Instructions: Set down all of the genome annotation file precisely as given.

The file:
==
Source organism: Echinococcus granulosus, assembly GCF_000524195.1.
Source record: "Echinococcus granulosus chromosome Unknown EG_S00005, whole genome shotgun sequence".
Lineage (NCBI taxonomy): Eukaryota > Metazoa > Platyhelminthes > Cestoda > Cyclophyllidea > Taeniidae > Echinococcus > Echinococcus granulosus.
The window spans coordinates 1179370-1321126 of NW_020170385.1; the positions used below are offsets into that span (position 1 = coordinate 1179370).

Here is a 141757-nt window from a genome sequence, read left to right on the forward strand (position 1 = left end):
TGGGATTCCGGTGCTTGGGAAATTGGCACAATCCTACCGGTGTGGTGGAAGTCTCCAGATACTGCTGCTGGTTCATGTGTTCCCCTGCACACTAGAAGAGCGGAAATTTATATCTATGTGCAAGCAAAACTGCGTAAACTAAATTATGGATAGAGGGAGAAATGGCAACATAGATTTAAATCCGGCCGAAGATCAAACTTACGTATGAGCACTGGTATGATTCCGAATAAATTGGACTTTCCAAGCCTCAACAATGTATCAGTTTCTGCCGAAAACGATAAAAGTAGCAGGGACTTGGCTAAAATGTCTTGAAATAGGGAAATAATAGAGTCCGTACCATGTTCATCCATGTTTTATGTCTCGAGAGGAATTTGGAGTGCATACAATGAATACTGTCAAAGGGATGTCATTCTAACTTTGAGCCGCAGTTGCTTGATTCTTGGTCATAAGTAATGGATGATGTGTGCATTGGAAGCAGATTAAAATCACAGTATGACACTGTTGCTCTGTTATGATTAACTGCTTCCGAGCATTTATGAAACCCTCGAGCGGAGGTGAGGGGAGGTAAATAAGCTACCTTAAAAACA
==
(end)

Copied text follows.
Source organism: Echinococcus granulosus, assembly GCF_000524195.1.
Source record: "Echinococcus granulosus chromosome Unknown EG_S00005, whole genome shotgun sequence".
Lineage (NCBI taxonomy): Eukaryota > Metazoa > Platyhelminthes > Cestoda > Cyclophyllidea > Taeniidae > Echinococcus > Echinococcus granulosus.
The window spans coordinates 1179370-1321126 of NW_020170385.1; the positions used below are offsets into that span (position 1 = coordinate 1179370).

Here is a 141757-nt window from a genome sequence, read left to right on the forward strand (position 1 = left end):
TGGGATTCCGGTGCTTGGGAAATTGGCACAATCCTACCGGTGTGGTGGAAGTCTCCAGATACTGCTGCTGGTTCATGTGTTCCCCTGCACACTAGAAGAGCGGAAATTTATATCTATGTGCAAGCAAAACTGCGTAAACTAAATTATGGATAGAGGGAGAAATGGCAACATAGATTTAAATCCGGCCGAAGATCAAACTTACGTATGAGCACTGGTATGATTCCGAATAAATTGGACTTTCCAAGCCTCAACAATGTATCAGTTTCTGCCGAAAACGATAAAAGTAGCAGGGACTTGGCTAAAATGTCTTGAAATAGGGAAATAATAGAGTCCGTACCATGTTCATCCATGTTTTATGTCTCGAGAGGAATTTGGAGTGCATACAATGAATACTGTCAAAGGGATGTCATTCTAACTTTGAGCCGCAGTTGCTTGATTCTTGGTCATAAGTAATGGATGATGTGTGCATTGGAAGCAGATTAAAATCACAGTATGACACTGTTGCTCTGTTATGATTAACTGCTTCCGAGCATTTATGAAACCCTCGAGCGGAGGTGAGGGGAGGTAAATAAGCTACCTTAAAAACA